(1 Corinthians 15:58) Every time I read this verse, I can’t help but think of my Father-in-Law, Perry Mayton.  He lived out this verse in his daily life before his family, and every person who knew him.

Perry Mayton was born January 3, 1919 in the small city of Harriman, Tennessee.  God was preparing Perry’s heart to serve Him through two tragic events in his childhood.  His dad died when he was six years old and his mom died when he was a teen.  These tragic events would help give Perry a compassionate heart as he ministered to people throughout his life.

Harriman was a city filled with gospel preaching churches.  As a result, Perry accepted the Lord as his Savior during his teenage years.  For a few years he didn’t grow in his faith, but God was preparing him for future ministry.  After leaving the army, Perry began working in one of the mills in Harriman.   During that time, he met his future bride Iva Olmstead.  In 1948, they married.  Soon after the wedding, Perry believed that the Lord had called him into the ministry.  He demonstrated this calling by his faithfulness in serving the Lord for over fifty years.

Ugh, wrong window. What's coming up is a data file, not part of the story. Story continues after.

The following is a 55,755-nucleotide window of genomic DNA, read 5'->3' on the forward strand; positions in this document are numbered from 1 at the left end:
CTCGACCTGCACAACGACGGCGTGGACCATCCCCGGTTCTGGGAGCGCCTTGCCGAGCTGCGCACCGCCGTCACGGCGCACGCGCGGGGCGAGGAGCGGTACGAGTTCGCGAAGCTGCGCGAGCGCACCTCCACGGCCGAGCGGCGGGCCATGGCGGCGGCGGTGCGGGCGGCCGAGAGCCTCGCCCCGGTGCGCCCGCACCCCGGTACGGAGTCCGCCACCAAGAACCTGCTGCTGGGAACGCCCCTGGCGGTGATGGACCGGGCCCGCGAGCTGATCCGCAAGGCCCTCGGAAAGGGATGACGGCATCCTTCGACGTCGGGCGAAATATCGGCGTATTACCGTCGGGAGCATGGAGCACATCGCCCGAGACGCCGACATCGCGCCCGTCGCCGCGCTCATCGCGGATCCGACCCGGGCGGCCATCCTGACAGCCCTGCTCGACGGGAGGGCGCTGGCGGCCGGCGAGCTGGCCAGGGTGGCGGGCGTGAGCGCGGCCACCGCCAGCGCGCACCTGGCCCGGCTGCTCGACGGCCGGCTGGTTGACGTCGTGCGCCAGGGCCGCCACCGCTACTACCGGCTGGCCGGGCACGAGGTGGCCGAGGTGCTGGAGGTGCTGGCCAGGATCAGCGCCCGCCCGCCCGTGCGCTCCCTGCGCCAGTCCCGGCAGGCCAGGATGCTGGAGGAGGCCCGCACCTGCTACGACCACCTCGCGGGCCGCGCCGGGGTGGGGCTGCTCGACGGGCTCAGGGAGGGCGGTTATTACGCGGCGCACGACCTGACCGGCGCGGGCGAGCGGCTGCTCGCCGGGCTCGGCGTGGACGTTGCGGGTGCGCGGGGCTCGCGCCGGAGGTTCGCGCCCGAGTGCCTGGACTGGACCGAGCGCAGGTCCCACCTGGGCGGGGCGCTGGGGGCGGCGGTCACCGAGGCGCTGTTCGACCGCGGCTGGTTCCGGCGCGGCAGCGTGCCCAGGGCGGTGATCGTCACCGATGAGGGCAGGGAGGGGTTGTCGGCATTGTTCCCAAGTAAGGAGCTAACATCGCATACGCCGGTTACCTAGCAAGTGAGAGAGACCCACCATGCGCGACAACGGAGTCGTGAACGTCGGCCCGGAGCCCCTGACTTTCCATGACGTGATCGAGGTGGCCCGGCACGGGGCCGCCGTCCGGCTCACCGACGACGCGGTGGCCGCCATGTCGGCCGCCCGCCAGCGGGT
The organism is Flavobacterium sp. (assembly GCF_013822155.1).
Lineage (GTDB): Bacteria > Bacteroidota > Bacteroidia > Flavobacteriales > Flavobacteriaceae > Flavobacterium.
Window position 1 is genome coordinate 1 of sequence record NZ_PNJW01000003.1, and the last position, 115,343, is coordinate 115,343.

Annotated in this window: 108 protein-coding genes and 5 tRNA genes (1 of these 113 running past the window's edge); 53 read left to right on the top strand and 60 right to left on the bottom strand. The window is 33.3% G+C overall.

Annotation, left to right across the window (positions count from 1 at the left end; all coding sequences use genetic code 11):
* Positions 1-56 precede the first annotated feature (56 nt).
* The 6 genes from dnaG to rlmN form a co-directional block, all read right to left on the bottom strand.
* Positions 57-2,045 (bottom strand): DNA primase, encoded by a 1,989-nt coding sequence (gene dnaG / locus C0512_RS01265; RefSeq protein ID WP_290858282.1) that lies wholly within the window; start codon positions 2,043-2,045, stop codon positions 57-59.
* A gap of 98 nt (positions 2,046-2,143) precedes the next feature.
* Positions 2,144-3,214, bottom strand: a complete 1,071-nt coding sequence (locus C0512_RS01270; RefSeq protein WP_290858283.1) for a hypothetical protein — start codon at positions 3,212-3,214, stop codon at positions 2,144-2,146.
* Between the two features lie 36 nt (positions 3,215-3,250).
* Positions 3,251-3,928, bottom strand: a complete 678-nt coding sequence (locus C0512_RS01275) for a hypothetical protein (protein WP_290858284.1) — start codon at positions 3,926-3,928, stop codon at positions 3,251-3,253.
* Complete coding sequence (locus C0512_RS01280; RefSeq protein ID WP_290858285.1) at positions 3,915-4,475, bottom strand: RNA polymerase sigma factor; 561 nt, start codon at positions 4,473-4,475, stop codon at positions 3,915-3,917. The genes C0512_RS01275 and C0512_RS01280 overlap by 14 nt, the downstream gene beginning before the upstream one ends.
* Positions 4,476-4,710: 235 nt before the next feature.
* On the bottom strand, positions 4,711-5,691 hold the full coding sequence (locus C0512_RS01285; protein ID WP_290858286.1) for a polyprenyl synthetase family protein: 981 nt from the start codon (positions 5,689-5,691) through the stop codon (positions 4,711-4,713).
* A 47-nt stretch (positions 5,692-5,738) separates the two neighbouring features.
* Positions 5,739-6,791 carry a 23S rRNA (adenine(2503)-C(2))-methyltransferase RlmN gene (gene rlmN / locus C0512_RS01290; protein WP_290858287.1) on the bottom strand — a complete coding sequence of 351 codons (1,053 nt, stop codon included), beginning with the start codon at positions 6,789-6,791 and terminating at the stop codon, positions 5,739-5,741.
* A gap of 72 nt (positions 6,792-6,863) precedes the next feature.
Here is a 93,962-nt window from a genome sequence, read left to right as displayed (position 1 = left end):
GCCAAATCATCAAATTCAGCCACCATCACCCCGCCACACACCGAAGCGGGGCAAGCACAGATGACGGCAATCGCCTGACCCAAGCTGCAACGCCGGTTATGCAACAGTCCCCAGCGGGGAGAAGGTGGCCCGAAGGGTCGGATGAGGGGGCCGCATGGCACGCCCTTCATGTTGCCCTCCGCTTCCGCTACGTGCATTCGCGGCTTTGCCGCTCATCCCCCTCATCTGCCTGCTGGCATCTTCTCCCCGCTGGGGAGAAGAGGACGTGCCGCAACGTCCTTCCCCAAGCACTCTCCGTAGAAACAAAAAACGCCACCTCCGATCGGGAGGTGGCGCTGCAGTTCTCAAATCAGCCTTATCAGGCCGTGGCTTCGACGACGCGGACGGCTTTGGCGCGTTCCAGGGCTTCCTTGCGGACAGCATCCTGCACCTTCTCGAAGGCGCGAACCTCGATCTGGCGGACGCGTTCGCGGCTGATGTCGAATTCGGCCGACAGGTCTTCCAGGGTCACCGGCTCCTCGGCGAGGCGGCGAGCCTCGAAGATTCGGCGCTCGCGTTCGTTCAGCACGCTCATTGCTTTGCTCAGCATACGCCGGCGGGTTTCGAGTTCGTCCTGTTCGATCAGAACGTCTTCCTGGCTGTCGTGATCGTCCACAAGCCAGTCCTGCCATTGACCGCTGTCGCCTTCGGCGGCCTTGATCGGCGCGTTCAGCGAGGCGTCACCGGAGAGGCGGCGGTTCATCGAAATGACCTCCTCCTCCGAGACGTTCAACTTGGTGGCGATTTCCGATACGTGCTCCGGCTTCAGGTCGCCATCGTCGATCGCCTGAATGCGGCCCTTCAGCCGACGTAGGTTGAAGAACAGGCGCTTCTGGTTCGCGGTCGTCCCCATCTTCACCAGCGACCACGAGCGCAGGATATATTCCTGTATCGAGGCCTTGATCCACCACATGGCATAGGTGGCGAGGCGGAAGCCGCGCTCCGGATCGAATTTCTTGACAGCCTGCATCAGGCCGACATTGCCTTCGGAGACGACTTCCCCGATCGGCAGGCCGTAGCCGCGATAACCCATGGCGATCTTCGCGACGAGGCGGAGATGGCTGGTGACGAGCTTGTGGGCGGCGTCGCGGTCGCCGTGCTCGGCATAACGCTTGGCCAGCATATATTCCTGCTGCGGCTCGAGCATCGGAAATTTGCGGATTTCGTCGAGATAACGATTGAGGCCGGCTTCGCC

There are several things that stand out in Perry’s life and ministry.  One thing that always impressed me was his tireless service for the Lord.  During most of the years of his ministry, Perry also had to work a day job.  This meant that he would work all day and then take on the demands of a pastor during the evening and Sunday.  I never heard him complain because he found great joy and peace in serving the Lord.

I was also impressed with Perry’s knowledge of the Word of God.  He never had much formal Bible training, but he knew the Word of God.  He understood the doctrines of the Bible as well as any person who had formal training.  He loved to study His Bible.  His passion for God’s Word is expressed by the Psalmist in Psalm 119:16: “I will delight myself in thy statutes: I will not forget thy word.”